Happy holidays, my approximately ten loyal readers!  (And drop-in visitors too, of course!)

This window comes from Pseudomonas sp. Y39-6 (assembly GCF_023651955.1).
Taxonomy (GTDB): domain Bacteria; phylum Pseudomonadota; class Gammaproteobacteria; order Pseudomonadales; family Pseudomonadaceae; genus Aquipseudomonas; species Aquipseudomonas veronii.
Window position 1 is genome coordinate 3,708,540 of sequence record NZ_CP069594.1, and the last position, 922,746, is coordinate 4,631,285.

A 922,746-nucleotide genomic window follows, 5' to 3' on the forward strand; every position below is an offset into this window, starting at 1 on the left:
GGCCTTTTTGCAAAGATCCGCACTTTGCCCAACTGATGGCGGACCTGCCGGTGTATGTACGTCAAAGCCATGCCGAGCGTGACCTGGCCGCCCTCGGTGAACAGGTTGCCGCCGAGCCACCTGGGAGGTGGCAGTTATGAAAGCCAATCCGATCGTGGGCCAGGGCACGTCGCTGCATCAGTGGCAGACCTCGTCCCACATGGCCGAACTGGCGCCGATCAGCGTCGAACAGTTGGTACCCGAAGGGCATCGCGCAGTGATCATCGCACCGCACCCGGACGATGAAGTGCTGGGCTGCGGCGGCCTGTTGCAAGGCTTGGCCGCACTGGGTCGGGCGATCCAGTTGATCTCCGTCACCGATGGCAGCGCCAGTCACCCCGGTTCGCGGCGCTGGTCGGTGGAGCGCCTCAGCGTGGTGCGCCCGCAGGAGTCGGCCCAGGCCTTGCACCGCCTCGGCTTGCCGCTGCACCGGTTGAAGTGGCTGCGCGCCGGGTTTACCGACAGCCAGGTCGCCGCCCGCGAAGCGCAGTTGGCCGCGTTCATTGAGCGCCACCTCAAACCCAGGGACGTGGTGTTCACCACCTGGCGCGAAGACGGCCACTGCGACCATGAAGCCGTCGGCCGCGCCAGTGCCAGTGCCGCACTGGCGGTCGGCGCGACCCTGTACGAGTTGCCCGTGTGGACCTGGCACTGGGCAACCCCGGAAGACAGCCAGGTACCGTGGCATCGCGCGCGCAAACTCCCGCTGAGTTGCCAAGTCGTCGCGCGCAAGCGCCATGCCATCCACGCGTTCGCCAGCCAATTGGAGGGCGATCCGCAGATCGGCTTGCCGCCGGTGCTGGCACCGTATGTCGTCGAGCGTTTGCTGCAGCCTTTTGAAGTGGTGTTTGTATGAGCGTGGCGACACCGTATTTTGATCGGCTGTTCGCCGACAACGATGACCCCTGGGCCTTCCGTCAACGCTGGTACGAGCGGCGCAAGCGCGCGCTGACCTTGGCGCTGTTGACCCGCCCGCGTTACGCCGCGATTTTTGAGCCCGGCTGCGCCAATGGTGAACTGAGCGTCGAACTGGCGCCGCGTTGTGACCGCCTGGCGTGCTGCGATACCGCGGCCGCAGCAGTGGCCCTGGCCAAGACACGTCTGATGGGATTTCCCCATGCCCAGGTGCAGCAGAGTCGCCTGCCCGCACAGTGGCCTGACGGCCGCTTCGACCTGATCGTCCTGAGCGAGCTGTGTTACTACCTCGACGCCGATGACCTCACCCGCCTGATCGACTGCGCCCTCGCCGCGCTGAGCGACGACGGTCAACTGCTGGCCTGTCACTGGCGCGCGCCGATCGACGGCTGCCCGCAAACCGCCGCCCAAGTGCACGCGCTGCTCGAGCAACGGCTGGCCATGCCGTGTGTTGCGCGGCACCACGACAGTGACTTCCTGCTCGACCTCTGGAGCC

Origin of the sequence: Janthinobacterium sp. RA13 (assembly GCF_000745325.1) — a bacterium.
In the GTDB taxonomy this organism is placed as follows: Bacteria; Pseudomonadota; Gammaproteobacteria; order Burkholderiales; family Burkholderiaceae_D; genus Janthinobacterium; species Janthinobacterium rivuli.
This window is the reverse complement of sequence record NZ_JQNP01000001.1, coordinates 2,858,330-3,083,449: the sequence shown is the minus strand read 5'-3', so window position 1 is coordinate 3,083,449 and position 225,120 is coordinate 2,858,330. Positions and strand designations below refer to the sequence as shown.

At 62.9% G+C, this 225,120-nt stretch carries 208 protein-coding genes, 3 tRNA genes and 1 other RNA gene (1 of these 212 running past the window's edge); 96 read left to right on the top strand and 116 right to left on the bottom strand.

Today’s artifact is a small (about 1″ high) Santa Claus pendant or charm, probably from the 1910s, ’20s or ’30s.  Although he’s sterling silver, he was made in two pieces (front and back) and is hollow inside, so probably he was a relatively inexpensive little charm.  This Santa was found in an archaeological dig on the Beall-Dawson House grounds, and he did not escape his time underground unscathed; he’s a little squashed, and might be missing his bottom half (unless he’s actually meant to be a little jingle bell); but he looks pretty jolly nonetheless.  Did he belong to a Dawson grandchild, or to someone who lived in one of the 1930s houses built nearby?  Was someone distraught when he was lost?  …In the interest of keeping this holiday post brief, I won’t go into all the wonderful speculations that archaeology makes possible – I’ll let you all do your own speculating.  Enjoy!